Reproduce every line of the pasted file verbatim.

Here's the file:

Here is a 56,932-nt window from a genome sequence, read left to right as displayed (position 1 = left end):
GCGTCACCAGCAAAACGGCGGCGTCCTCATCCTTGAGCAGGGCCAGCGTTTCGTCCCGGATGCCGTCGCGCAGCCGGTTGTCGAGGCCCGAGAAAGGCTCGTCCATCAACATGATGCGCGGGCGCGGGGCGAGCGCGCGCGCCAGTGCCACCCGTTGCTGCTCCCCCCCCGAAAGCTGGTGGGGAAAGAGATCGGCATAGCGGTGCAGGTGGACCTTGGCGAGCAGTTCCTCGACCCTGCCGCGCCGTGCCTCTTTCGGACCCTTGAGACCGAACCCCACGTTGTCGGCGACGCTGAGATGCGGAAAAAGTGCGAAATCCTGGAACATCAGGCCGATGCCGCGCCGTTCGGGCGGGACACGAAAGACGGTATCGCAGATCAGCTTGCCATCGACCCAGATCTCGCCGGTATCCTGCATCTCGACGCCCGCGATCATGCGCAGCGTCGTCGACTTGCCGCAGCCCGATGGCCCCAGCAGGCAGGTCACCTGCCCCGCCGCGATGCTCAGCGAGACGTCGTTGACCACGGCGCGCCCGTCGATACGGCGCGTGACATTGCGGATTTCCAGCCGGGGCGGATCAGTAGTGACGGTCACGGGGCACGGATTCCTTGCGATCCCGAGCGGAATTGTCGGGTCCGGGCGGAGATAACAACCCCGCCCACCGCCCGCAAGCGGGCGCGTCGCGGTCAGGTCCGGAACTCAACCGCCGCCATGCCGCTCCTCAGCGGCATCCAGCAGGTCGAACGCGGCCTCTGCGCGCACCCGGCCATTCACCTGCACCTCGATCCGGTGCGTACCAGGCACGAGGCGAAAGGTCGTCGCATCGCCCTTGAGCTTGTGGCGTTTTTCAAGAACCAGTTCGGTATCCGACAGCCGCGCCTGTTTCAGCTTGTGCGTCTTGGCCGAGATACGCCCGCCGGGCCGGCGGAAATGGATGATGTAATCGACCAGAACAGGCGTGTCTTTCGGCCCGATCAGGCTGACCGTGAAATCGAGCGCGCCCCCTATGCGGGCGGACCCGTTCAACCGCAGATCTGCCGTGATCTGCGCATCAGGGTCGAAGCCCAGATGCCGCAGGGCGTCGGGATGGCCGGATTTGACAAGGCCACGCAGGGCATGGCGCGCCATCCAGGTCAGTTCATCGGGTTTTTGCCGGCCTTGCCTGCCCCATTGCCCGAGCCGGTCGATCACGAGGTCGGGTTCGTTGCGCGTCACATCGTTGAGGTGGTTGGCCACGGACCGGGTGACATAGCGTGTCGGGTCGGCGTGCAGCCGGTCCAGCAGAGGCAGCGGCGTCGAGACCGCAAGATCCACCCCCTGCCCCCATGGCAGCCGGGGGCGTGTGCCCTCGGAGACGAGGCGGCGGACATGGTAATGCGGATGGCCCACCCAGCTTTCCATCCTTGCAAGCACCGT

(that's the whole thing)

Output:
Here is a 56,932-nt window from a genome sequence, read left to right as displayed (position 1 = left end):
GCGTCACCAGCAAAACGGCGGCGTCCTCATCCTTGAGCAGGGCCAGCGTTTCGTCCCGGATGCCGTCGCGCAGCCGGTTGTCGAGGCCCGAGAAAGGCTCGTCCATCAACATGATGCGCGGGCGCGGGGCGAGCGCGCGCGCCAGTGCCACCCGTTGCTGCTCCCCCCCCGAAAGCTGGTGGGGAAAGAGATCGGCATAGCGGTGCAGGTGGACCTTGGCGAGCAGTTCCTCGACCCTGCCGCGCCGTGCCTCTTTCGGACCCTTGAGACCGAACCCCACGTTGTCGGCGACGCTGAGATGCGGAAAAAGTGCGAAATCCTGGAACATCAGGCCGATGCCGCGCCGTTCGGGCGGGACACGAAAGACGGTATCGCAGATCAGCTTGCCATCGACCCAGATCTCGCCGGTATCCTGCATCTCGACGCCCGCGATCATGCGCAGCGTCGTCGACTTGCCGCAGCCCGATGGCCCCAGCAGGCAGGTCACCTGCCCCGCCGCGATGCTCAGCGAGACGTCGTTGACCACGGCGCGCCCGTCGATACGGCGCGTGACATTGCGGATTTCCAGCCGGGGCGGATCAGTAGTGACGGTCACGGGGCACGGATTCCTTGCGATCCCGAGCGGAATTGTCGGGTCCGGGCGGAGATAACAACCCCGCCCACCGCCCGCAAGCGGGCGCGTCGCGGTCAGGTCCGGAACTCAACCGCCGCCATGCCGCTCCTCAGCGGCATCCAGCAGGTCGAACGCGGCCTCTGCGCGCACCCGGCCATTCACCTGCACCTCGATCCGGTGCGTACCAGGCACGAGGCGAAAGGTCGTCGCATCGCCCTTGAGCTTGTGGCGTTTTTCAAGAACCAGTTCGGTATCCGACAGCCGCGCCTGTTTCAGCTTGTGCGTCTTGGCCGAGATACGCCCGCCGGGCCGGCGGAAATGGATGATGTAATCGACCAGAACAGGCGTGTCTTTCGGCCCGATCAGGCTGACCGTGAAATCGAGCGCGCCCCCTATGCGGGCGGACCCGTTCAACCGCAGATCTGCCGTGATCTGCGCATCAGGGTCGAAGCCCAGATGCCGCAGGGCGTCGGGATGGCCGGATTTGACAAGGCCACGCAGGGCATGGCGCGCCATCCAGGTCAGTTCATCGGGTTTTTGCCGGCCTTGCCTGCCCCATTGCCCGAGCCGGTCGATCACGAGGTCGGGTTCGTTGCGCGTCACATCGTTGAGGTGGTTGGCCACGGACCGGGTGACATAGCGTGTCGGGTCGGCGTGCAGCCGGTCCAGCAGAGGCAGCGGCGTCGAGACCGCAAGATCCACCCCCTGCCCCCATGGCAGCCGGGGGCGTGTGCCCTCGGAGACGAGGCGGCGGACATGGTAATGCGGATGGCCCACCCAGCTTTCCATCCTTGCAAGCACCGT